December 2011 ACO Special Edition

CMS Addresses Data Sharing and HIPAA Privacy Compliance in the ACO Final Rule

By Clay J. Countryman, Breazeale Sachse & Wilson, LLP, Baton Rouge, LA

Author

On November 2, 2011, the Centers for Medicare & Medicaid Services (“CMS”) published the final rule (“Final Rule”) for Accountable Care Organizations (“ACO”s) participating in the Medicare Shared Savings Program (“MSSP”) under Section 3022 of the Patient Protection and Affordable Care Act (“PPACA”).1 In the Final Rule, CMS finalized several requirements under which CMS may share Medicare claims data with ACOs in accordance with the HIPAA Privacy Rule and other laws affecting the sharing of individually identifiable health information.2 This article is intended to provide a brief summary of the legal authorities considered by CMS in adopting the data sharing provisions in the MSSP, the types of claims data that CMS will share with ACOs, and the conditions that an ACO must satisfy to receive this data from CMS.

Legal Authority for CMS to Share Medicare Claims Data With ACOs

CMS addresses several laws that may limit the types of data that may be shared by CMS with ACOs in the rulemaking process to adopt the Final Rule. For example, Section 1106 of the Social Security Act prohibits the disclosure of information collected under PPACA without a beneficiary’s consent unless disclosure is otherwise permitted by a particular statute or regulation.3 CMS relies primarily on the HIPAA Privacy Rule as the legal authority under which CMS is permitted to disclose to ACOs any Medicare claims data that contains individually identifiable health information to ACOs.4 As discussed in this article, CMS also includes provisions in the Final Rule relating to data sharing that impose limits to uses and disclosures of data by ACOs beyond certain requirements in the HIPAA Privacy Rule.5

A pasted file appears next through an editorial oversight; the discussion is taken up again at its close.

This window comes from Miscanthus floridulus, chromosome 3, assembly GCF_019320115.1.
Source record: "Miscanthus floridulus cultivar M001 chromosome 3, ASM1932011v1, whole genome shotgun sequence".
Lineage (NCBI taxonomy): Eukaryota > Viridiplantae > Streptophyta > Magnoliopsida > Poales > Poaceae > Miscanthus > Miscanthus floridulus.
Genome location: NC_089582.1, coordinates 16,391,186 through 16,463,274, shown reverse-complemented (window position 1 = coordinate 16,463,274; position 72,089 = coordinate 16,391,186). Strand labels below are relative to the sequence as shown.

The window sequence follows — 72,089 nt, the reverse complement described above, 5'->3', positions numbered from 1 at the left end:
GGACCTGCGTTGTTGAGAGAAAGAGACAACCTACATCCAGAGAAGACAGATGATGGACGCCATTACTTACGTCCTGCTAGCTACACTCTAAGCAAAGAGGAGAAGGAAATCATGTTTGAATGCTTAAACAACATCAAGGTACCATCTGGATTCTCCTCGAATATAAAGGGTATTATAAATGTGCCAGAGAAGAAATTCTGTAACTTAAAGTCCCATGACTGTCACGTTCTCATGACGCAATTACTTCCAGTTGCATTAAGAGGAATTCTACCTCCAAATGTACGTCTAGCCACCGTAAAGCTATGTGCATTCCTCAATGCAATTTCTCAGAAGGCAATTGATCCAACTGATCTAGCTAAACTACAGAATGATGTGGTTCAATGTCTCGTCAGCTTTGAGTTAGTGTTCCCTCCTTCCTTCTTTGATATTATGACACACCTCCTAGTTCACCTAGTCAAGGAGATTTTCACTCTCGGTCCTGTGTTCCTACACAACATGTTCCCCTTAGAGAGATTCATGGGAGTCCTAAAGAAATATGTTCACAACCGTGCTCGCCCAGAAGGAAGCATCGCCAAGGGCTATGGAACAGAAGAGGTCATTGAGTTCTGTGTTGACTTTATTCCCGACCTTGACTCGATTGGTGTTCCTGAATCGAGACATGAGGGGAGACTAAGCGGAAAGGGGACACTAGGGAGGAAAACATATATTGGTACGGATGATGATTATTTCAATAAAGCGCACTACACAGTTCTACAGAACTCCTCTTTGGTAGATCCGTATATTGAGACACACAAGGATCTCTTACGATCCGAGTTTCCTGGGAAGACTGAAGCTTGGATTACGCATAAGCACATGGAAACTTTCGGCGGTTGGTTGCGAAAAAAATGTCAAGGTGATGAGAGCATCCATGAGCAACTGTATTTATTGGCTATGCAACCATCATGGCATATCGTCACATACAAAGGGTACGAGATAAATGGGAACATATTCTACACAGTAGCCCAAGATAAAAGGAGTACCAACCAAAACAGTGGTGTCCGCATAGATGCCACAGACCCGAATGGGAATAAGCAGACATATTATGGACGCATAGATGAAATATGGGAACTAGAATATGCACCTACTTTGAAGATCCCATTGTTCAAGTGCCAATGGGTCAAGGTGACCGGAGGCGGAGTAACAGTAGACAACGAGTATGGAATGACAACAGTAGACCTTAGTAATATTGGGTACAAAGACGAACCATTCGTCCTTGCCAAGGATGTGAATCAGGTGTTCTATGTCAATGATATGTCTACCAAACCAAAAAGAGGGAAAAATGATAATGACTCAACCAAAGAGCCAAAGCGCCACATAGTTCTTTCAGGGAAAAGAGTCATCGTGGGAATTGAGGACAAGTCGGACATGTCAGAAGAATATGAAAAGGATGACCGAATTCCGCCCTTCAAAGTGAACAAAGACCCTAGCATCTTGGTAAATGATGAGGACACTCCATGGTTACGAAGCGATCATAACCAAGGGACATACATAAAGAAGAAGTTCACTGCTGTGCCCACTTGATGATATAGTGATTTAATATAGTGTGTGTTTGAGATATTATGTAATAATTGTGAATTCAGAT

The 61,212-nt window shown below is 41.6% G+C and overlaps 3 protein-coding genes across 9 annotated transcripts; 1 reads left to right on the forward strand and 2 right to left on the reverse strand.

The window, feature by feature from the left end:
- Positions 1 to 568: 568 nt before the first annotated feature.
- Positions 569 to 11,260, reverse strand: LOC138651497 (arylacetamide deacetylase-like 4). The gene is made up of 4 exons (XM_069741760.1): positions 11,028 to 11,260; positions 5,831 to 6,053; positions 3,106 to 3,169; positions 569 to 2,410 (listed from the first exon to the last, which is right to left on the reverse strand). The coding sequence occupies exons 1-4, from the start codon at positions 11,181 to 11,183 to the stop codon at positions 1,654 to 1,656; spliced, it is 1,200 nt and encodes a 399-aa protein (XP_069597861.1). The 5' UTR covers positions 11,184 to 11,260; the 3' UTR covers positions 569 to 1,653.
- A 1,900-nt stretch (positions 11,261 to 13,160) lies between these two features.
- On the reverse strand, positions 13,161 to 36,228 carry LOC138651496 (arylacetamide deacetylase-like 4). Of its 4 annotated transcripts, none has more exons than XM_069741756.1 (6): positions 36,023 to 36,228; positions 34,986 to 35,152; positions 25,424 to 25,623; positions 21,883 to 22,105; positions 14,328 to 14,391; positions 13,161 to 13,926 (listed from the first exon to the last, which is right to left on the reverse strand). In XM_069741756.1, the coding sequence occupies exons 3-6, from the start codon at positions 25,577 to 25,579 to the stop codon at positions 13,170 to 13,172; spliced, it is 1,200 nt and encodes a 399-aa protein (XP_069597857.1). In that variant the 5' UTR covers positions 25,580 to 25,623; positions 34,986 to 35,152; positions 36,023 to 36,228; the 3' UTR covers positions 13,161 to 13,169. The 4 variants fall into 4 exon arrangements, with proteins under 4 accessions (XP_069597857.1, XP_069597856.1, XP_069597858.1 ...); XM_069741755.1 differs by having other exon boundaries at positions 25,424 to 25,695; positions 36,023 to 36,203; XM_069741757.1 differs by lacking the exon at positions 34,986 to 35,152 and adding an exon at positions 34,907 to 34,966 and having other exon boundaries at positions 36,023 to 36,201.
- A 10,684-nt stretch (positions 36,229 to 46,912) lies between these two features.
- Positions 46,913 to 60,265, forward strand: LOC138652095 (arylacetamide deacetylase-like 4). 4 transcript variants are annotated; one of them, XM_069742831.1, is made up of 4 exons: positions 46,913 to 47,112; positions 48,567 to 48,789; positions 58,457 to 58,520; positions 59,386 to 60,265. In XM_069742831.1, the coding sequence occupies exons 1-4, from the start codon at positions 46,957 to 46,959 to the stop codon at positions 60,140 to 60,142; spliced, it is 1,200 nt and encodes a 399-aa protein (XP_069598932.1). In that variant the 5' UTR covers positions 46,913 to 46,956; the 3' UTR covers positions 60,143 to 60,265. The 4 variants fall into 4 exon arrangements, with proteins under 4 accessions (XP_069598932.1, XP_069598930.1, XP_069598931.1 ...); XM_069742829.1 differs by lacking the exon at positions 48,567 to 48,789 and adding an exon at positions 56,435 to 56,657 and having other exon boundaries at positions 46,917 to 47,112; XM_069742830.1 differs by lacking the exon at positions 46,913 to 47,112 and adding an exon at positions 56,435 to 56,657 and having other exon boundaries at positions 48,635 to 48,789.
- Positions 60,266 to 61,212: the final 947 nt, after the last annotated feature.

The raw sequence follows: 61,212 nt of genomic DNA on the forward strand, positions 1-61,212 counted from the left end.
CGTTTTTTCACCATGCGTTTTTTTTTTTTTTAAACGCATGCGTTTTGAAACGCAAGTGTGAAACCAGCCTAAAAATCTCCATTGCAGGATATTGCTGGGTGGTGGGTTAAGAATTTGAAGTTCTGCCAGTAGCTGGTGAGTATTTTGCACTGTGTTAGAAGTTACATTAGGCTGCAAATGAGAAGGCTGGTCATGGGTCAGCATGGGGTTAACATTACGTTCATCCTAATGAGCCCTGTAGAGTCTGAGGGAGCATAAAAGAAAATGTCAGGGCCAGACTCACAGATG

Under the HIPAA Privacy Rule, CMS commented that the Medicare fee-for-service (“FFS”) program is a HIPAA covered entity as a “health plan” and therefore, is subject to any limitations regarding the disclosure of “protected health information” (“PHI”) in the HIPAA Privacy Rule.6 ACO participants and ACO providers/suppliers are also HIPAA covered entities to the extent they are healthcare providers and they engage in one or more HIPAA standard transactions.7 An ACO may itself be a HIPAA covered entity if the ACO is a healthcare provider and the ACO conducts one of the HIPAA standard transactions. In conducting quality assessment and improvement activities on behalf of ACO participants and ACO providers/suppliers, an ACO will also qualify as a business associate under the HIPAA Privacy Rule of the ACO’s participants and ACO providers/suppliers.8

Based on these relationships of ACOs, ACO participants and ACO providers/suppliers under the HIPAA Privacy Rule,9 CMS considers the disclosure of any beneficiary identifiable claims data to ACOs, and the use of such data by ACOs, to be permitted by the HIPAA Privacy Rule for “health care operations” purposes.10 A covered entity, such as the Medicare FFS program, is permitted to disclose PHI to another HIPAA covered entity, such as an ACO, for the recipient’s healthcare operations purposes if both covered entities have or had a relationship with the individual whose PHI was to be disclosed, the PHI pertains to that relationship, and the recipient will use the PHI for a healthcare operations function.11 CMS includes in the Final Rule a requirement that an ACO certifies that any beneficiary identifiable data requested by the ACO is the minimum necessary data to conduct healthcare operations work that falls within the first or second paragraph of the definition of “health care operations” in the HIPAA Privacy Rule.12